Martin added that in the end, Ecology has authority over all water in Washington. “As far as the Trust’s role, it seems largely administrative to me.”
Haines said he spoke at the meeting to ensure there is better “awareness that the Class A (large public) systems need equal access to the available water in the basin. We hope that it’s just not focused on individual, unregulated wells.”
He said he has spoken with Cronin regarding the availability of water rights, saying, “the amount of water we now have would generally only serve about the half the needs of the Urban Growth Area.”
He said there’s no emergency, with sufficient water to “serve our current customers for 20 years.” But, he added, it’s best to buy the water sooner rather than later because the price will certainly go up.
All new water withdrawals must be mitigated for their impact on all of the area streams in the affected region.
“That’s where (the Exchange) comes in,” he said. “The bank is set up to help folks with mitigation. They have a bank that has water that comes from all sorts of different places.”
The price of mitigation water for smaller packages, including those for domestic use, are now in place.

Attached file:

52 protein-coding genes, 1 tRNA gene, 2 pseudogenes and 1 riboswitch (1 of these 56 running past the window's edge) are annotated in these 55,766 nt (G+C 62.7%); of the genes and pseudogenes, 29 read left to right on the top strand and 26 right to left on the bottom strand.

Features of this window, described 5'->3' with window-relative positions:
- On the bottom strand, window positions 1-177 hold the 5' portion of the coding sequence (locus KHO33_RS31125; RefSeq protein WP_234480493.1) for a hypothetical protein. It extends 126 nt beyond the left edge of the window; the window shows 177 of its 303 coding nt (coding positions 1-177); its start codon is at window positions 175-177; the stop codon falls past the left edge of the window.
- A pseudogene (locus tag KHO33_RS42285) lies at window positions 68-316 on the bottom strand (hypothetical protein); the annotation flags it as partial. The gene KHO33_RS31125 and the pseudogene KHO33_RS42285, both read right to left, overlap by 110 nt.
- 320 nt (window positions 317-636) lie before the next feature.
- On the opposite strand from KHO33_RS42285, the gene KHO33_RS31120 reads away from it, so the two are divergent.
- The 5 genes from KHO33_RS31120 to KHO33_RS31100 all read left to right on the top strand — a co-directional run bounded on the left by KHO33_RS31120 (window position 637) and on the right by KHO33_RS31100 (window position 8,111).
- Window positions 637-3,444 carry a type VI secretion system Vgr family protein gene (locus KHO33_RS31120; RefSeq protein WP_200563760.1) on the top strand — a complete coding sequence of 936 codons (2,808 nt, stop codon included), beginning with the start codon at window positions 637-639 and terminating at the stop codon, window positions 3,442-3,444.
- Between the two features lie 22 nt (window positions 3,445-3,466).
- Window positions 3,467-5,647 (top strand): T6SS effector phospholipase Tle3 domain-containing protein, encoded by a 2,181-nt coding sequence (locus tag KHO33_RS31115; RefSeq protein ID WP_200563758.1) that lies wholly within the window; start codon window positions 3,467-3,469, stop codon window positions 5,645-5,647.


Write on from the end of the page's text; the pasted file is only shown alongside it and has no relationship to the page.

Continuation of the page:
The $1,000 fee for indoor use is paid for by the Department of Ecology through a grant to Clallam County.
The county and Ecology recently signed an extension that will continue providing the funding through the end of 2013.
Another $2 million for mitigation water is now being discussed by the Washington Legislature.
Bob Barwin, an environmental engineer with Ecology, said in the future the cost of mitigation water will be established by the market, with prices going up or down.
As the Exchange operates over time and more agreements to purchase water or construct other projects come on line, the cost of each of those negotiated agreements will affect prices, Barwin said. “Again, the driver is a willing-buyer, willing-seller market mechanism.”
Though the price of water will be decided by buyers and sellers, Ecology will continue to play a role “through periodic review of the mitigation plan. The mitigation plan must demonstrate the mitigation program run by the Exchange is sustainable.”
Cronin said she doesn’t anticipate the prices will be changing anytime soon.
However, she added, the price of new mitigation water will be determined by the market. The Water Users can charge whatever they like, she said. “That’s their prerogative.”
She added that they are the only immediate source of mitigation water. No governmental agency has oversight over the transaction, or over the Washington Water Trust, she said. But Ecology “has oversight over our contracts, including a statewide contract.”
Mitigation water for outdoor uses is currently unavailable in a large portion of eastern Clallam County.
Cronin said the Exchange “will have to have mitigation water in all of the areas” before those rights can be sold. She added that it’s possible they could sell mitigation water for that purpose drawn from the reserves, but that decision would have to be made by Ecology.
In the meantime, the mitigation projects are slated to begin in the spring of 2014.